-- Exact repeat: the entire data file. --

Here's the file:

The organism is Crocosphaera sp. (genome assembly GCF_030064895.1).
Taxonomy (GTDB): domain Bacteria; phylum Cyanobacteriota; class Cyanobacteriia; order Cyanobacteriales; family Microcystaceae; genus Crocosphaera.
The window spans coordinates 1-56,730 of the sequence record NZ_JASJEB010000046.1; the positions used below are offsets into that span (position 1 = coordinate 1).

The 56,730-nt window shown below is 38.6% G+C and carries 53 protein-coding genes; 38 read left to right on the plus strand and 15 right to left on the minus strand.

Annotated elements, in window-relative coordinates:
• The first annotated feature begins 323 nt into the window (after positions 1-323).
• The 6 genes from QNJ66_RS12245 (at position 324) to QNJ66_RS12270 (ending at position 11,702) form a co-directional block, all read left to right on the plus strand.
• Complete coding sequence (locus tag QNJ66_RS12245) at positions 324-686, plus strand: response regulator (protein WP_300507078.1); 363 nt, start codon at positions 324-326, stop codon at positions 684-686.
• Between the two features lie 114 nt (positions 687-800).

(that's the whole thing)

The organism is Crocosphaera sp. (genome assembly GCF_030064895.1).
Taxonomy (GTDB): domain Bacteria; phylum Cyanobacteriota; class Cyanobacteriia; order Cyanobacteriales; family Microcystaceae; genus Crocosphaera.
The window spans coordinates 1-56,730 of the sequence record NZ_JASJEB010000046.1; the positions used below are offsets into that span (position 1 = coordinate 1).

The 56,730-nt window shown below is 38.6% G+C and carries 53 protein-coding genes; 38 read left to right on the plus strand and 15 right to left on the minus strand.

Annotated elements, in window-relative coordinates:
• The first annotated feature begins 323 nt into the window (after positions 1-323).
• The 6 genes from QNJ66_RS12245 (at position 324) to QNJ66_RS12270 (ending at position 11,702) form a co-directional block, all read left to right on the plus strand.
• Complete coding sequence (locus tag QNJ66_RS12245) at positions 324-686, plus strand: response regulator (protein WP_300507078.1); 363 nt, start codon at positions 324-326, stop codon at positions 684-686.
• Between the two features lie 114 nt (positions 687-800).